- Amazon now offers an assortment of condiments under its Solimo and Happy Belly private label lines, according to a report by TJI Research. This adds to a spate of recent own brand food and beverage introductions, including Happy Belly milk and cheese, and Solimo energy drinks and coconut milk. The retailer now has more than 130 private label brands and more than 400 Amazon exclusive brands.
- New Solimo brand salsas include traditional mild, medium, hot and chunky hot varieties. Each 24-ounce bottle is priced at $2.99.
- Under its Happy Belly brand, Amazon has introduced vegetable oil priced at $9.99, canola oil at $10.99, white distilled vinegar ($2.02) and red wine vinegar ($3.29). Amazon's new Happy Belly mustard includes spicy brown, yellow and Dijon varieties ranging from $2 to just over $3.
As demand for private label continues to grow and traditional grocers pace behind mass retailers, Amazon is looking to meet consumer demand with the release of even more food products under its existing lines. The e-tailer's own brand food and beverage releases have long been a slow drip, but that seems to be picking up as it works to improve its online and physical grocery assets — including a new chain that's reportedly in the works.
"The selection offered within these brands has significantly increased over the last several months," TJI Research's Justin Smith noted in the firm's most recent post.
In addition to these latest product releases, Amazon seems to be laying the groundwork for a concerted push in private label food beverage, with recent job posts focused on this area, according to TJI.
With its new condiments linuep, Amazon is continuing to pursue pantry staples in private label and double down on offerings from Happy Belly and Solimo.
The retailer recently launched Happy Belly private label milk, and its Solimo coffee pods have been a top performer, according to Edge by Ascential. According to research from market intelligence firm Numerator, Amazon's Solimo brand contributed 21% to Amazon private label CPG growth in 2018.
As Amazon continues to strengthen its grocery category, it could expand its lineup of private label products to include more everyday grocery items. These items drive regular trips and could help the company reinvigorate its AmazonFresh service as well as line the shelves of its new chain, which reportedly will focus on conventional, low-price offerings.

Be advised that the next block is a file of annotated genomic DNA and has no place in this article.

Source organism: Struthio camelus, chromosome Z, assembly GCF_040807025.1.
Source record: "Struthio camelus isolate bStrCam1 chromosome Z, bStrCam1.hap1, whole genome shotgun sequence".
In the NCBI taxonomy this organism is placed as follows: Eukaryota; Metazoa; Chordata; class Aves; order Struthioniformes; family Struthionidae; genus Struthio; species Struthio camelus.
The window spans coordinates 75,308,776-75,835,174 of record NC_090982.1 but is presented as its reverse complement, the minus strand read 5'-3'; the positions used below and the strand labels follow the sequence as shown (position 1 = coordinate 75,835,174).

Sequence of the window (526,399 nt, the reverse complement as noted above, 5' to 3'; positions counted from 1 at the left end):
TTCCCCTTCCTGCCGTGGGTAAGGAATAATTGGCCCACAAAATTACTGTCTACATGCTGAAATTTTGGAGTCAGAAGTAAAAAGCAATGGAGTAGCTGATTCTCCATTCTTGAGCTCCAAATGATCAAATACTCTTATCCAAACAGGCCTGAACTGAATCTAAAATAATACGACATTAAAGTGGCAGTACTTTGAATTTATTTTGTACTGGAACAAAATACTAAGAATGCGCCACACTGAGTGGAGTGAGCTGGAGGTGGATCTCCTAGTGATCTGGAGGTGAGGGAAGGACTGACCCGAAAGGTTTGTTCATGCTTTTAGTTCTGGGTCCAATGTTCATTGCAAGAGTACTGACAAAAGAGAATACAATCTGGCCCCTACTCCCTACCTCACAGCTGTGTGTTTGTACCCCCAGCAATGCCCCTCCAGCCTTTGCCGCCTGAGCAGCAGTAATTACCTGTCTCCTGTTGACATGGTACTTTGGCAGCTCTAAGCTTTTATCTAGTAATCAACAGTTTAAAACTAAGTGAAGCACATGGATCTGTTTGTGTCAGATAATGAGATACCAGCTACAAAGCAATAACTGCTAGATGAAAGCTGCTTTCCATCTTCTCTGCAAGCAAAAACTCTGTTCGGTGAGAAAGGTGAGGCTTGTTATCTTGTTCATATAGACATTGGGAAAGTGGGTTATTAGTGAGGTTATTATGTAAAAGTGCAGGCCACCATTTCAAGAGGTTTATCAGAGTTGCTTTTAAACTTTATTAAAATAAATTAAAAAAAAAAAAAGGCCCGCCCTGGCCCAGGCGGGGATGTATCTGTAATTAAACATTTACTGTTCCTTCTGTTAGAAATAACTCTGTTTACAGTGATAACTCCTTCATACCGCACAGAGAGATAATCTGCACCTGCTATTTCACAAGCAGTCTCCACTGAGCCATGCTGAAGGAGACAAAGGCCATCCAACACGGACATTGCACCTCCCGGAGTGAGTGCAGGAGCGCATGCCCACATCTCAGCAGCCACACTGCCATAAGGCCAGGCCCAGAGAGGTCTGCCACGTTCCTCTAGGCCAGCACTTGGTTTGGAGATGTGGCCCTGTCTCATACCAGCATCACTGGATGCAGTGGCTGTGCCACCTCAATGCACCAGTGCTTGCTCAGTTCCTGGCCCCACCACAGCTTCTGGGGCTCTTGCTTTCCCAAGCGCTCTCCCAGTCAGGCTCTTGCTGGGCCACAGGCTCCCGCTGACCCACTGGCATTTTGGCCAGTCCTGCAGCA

"What might follow are the bread and the eggs to get to that core basket and start to penetrate the shopper’s wallet for those core shopping trips," Danny Silverman, chief marketing officer at Edge by Ascential, told Grocery Dive in an earlier interview.
Amazon has the advantage of tracking and collecting data on how national brands' products perform. It can use that data to find exactly what products consumers want and which items might perform well in private label, giving the company unique intel into grocery purchase behavior before they ever launch a product.
Another reason for Amazon to pursue private label is that it gives the company more control over the supply chain and drives higher profit margins. According to a recent report from the Private Label Manufacturers Association, mass retailers including Target and Costco are winning the private label space with high-quality products at lower prices, and giving customers the opportunity to purchase in bulk.
Amazon shoppers crave the convenience of online shopping and the appeal of lower prices on products for their home and pantry, and a more robust private label portfolio will be an important part of its grocery offering — particularly as the company seeks to compete with grocery giants such as Walmart and Kroger, as well as popular e-grocers including Brandless, FreshDirect and Thrive Market.